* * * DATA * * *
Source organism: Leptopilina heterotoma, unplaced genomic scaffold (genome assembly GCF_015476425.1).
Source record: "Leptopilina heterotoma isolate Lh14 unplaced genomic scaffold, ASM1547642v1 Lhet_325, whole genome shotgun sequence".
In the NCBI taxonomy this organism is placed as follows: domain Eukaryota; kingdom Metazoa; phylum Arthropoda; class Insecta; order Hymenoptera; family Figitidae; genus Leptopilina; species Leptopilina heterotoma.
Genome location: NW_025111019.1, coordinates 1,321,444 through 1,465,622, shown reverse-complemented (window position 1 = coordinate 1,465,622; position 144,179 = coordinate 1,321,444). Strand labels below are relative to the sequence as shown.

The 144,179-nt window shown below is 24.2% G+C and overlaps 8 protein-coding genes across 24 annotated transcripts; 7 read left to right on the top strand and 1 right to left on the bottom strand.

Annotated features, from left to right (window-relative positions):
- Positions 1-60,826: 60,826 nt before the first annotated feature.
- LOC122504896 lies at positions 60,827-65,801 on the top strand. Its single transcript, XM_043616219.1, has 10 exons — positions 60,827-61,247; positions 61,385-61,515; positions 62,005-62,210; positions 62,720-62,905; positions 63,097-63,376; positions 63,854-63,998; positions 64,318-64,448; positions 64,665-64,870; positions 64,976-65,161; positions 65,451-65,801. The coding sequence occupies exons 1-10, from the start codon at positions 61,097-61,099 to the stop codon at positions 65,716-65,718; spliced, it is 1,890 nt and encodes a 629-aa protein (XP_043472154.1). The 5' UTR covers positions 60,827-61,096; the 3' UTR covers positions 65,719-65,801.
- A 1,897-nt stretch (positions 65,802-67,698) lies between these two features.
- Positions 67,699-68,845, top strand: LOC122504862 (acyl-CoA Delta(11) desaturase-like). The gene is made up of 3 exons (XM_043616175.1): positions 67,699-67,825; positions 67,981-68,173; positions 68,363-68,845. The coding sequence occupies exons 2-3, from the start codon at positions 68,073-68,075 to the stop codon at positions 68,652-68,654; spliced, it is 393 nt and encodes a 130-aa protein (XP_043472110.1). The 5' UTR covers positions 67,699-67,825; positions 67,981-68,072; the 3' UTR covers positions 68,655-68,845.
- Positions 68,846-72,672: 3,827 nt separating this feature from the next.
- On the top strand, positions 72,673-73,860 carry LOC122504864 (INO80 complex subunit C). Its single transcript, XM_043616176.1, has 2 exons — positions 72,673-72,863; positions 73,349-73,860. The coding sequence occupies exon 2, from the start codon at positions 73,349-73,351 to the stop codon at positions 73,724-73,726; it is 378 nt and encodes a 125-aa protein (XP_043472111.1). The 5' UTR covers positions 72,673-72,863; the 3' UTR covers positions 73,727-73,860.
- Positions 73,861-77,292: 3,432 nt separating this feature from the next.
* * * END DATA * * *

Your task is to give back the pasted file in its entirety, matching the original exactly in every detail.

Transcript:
Source organism: Leptopilina heterotoma, unplaced genomic scaffold (genome assembly GCF_015476425.1).
Source record: "Leptopilina heterotoma isolate Lh14 unplaced genomic scaffold, ASM1547642v1 Lhet_325, whole genome shotgun sequence".
In the NCBI taxonomy this organism is placed as follows: domain Eukaryota; kingdom Metazoa; phylum Arthropoda; class Insecta; order Hymenoptera; family Figitidae; genus Leptopilina; species Leptopilina heterotoma.
Genome location: NW_025111019.1, coordinates 1,321,444 through 1,465,622, shown reverse-complemented (window position 1 = coordinate 1,465,622; position 144,179 = coordinate 1,321,444). Strand labels below are relative to the sequence as shown.

The 144,179-nt window shown below is 24.2% G+C and overlaps 8 protein-coding genes across 24 annotated transcripts; 7 read left to right on the top strand and 1 right to left on the bottom strand.

Annotated features, from left to right (window-relative positions):
- Positions 1-60,826: 60,826 nt before the first annotated feature.
- LOC122504896 lies at positions 60,827-65,801 on the top strand. Its single transcript, XM_043616219.1, has 10 exons — positions 60,827-61,247; positions 61,385-61,515; positions 62,005-62,210; positions 62,720-62,905; positions 63,097-63,376; positions 63,854-63,998; positions 64,318-64,448; positions 64,665-64,870; positions 64,976-65,161; positions 65,451-65,801. The coding sequence occupies exons 1-10, from the start codon at positions 61,097-61,099 to the stop codon at positions 65,716-65,718; spliced, it is 1,890 nt and encodes a 629-aa protein (XP_043472154.1). The 5' UTR covers positions 60,827-61,096; the 3' UTR covers positions 65,719-65,801.
- A 1,897-nt stretch (positions 65,802-67,698) lies between these two features.
- Positions 67,699-68,845, top strand: LOC122504862 (acyl-CoA Delta(11) desaturase-like). The gene is made up of 3 exons (XM_043616175.1): positions 67,699-67,825; positions 67,981-68,173; positions 68,363-68,845. The coding sequence occupies exons 2-3, from the start codon at positions 68,073-68,075 to the stop codon at positions 68,652-68,654; spliced, it is 393 nt and encodes a 130-aa protein (XP_043472110.1). The 5' UTR covers positions 67,699-67,825; positions 67,981-68,072; the 3' UTR covers positions 68,655-68,845.
- Positions 68,846-72,672: 3,827 nt separating this feature from the next.
- On the top strand, positions 72,673-73,860 carry LOC122504864 (INO80 complex subunit C). Its single transcript, XM_043616176.1, has 2 exons — positions 72,673-72,863; positions 73,349-73,860. The coding sequence occupies exon 2, from the start codon at positions 73,349-73,351 to the stop codon at positions 73,724-73,726; it is 378 nt and encodes a 125-aa protein (XP_043472111.1). The 5' UTR covers positions 72,673-72,863; the 3' UTR covers positions 73,727-73,860.
- Positions 73,861-77,292: 3,432 nt separating this feature from the next.